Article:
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Morris v. Computer Credit

September 10, 2010

ANDREW MORRIS, INDIVIDUALLY AND ON BEHALF OF ALL OTHERS SIMILARLY SITUATED, PLAINTIFF
v.
COMPUTER CREDIT, INC., DEFENDANT



The opinion of the court was delivered by: Judge Munley

MEMORANDUM

Before the court for disposition is Plaintiff Andrew Morris's motion for class certification. The motion has been fully briefed, and argument has been held. The matter is thus ripe for disposition.

Background

Plaintiff instituted the instant action against the Defendant for a violation of the Fair Debt Collection Practices Act, 15 U.S.C. § 1692 et seq. ("FDCPA"). Defendant is in the business of debt collecting, specializing in healthcare collections. Plaintiff seeks to bring the action as a class action pursuant to Rule 23 of the Federal Rules of Civil Procedure. (See generally Doc. 1, Complaint).

The FDCPA provides that within five (5) days of an initial communication with a debtor, a debt collector has to provide certain "validation of debts" information including such information as the amount of the debt and the identity of the original creditor. 15 U.S.C. § 1692(g). The law also prohibits false or misleading representations. 15 U.S.C. § 1692(e).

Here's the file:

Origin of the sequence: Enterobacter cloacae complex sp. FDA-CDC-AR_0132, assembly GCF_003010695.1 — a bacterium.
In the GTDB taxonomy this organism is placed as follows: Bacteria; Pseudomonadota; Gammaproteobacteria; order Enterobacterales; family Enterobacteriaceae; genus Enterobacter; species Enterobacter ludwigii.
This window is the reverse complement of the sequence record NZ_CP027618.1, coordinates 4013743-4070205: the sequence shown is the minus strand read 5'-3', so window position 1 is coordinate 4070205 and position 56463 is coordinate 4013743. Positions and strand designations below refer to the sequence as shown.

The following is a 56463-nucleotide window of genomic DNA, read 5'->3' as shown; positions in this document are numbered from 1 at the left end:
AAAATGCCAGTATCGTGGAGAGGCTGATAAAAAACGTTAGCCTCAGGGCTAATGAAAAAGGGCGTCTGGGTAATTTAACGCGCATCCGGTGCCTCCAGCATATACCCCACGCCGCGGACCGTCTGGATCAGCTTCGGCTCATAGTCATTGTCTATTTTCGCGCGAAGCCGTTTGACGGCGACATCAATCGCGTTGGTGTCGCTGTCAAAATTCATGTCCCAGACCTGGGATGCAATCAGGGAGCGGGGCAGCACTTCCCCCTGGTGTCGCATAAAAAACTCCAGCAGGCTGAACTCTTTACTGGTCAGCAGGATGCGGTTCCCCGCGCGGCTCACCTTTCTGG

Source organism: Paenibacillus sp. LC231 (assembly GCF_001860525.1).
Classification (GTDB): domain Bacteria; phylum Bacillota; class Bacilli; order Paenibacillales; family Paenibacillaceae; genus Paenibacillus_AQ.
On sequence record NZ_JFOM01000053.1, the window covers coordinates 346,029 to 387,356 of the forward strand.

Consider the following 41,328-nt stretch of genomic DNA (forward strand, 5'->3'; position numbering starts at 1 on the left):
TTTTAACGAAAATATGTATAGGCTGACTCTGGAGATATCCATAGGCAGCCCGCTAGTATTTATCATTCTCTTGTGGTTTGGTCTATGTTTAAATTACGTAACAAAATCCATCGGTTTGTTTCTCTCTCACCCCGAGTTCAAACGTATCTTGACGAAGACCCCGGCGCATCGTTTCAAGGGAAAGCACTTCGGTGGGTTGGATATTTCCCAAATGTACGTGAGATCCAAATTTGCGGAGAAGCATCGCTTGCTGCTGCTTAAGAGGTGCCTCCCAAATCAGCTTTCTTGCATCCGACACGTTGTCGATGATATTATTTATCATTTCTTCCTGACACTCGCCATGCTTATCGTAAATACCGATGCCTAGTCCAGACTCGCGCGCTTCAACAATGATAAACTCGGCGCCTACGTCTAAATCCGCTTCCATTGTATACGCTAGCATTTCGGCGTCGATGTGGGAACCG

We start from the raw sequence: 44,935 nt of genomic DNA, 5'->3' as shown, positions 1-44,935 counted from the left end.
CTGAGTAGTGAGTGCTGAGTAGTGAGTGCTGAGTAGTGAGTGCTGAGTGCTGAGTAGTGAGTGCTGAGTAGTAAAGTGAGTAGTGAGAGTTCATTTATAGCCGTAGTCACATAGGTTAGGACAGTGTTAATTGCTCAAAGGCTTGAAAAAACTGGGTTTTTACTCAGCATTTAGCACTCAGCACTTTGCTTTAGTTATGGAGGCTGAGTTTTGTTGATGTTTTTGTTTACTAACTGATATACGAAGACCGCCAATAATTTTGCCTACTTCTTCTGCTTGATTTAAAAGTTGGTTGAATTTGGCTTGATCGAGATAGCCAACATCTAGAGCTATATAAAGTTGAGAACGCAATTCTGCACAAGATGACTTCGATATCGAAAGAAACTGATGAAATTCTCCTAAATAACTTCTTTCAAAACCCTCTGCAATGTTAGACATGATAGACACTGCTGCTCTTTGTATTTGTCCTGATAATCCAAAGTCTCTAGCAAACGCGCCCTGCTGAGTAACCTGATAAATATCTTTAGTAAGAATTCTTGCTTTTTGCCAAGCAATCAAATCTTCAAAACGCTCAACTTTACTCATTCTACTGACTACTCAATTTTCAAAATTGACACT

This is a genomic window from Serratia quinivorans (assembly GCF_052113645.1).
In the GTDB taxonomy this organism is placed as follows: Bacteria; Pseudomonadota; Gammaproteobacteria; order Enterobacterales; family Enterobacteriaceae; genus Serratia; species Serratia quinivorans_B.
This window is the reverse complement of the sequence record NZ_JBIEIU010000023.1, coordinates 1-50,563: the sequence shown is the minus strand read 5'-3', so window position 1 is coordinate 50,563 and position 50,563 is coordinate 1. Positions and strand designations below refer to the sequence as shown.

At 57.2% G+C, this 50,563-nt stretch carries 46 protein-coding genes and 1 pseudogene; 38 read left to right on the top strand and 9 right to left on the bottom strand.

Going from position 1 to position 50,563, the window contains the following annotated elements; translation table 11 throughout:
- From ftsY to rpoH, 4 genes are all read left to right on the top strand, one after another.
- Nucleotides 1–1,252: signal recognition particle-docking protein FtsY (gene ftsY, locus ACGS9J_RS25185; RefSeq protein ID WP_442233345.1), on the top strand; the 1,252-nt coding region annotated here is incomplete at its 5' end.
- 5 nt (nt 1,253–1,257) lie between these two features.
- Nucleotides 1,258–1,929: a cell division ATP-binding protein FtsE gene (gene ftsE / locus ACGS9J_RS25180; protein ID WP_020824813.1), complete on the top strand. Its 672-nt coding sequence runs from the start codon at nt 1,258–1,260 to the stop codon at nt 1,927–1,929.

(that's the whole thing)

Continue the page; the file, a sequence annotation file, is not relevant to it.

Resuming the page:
Plaintiff asserts that defendant's communications violated these sections of the FDCPA in that a "final" letter was sent before a "validation" letter. Plaintiff seeks to proceed with a class action, with himself as the class representative. The class he seeks to represent is as follows: persons in the United States to whom one or more collection letters were sent by defendant which state that the correspondence would serve as the final and last attempt, without sending a required validation notice in an attempt to collect a debt incurred primarily for personal, family, or household purposes sent on or after one year prior to the filing of plaintiff's complaint.

Before proceeding as a class action, the plaintiff must move the court to determine if the case can be maintained, or "certified" as a class action. L.R. 23.3, FED. R. CIV. PRO. 23(c)(1)(A)

Discussion

Class actions are covered by Rule 23 of the Federal Rules of Civil Procedure, which provides:

One or more members of a class may sue or be sued as representative parties on behalf of all only if

(1) the class is so numerous that joinder of all members is impracticable,

(2) there are questions of law or fact common to the class,

(3) the claims or defenses of the representative parties are typical of the claims or ...


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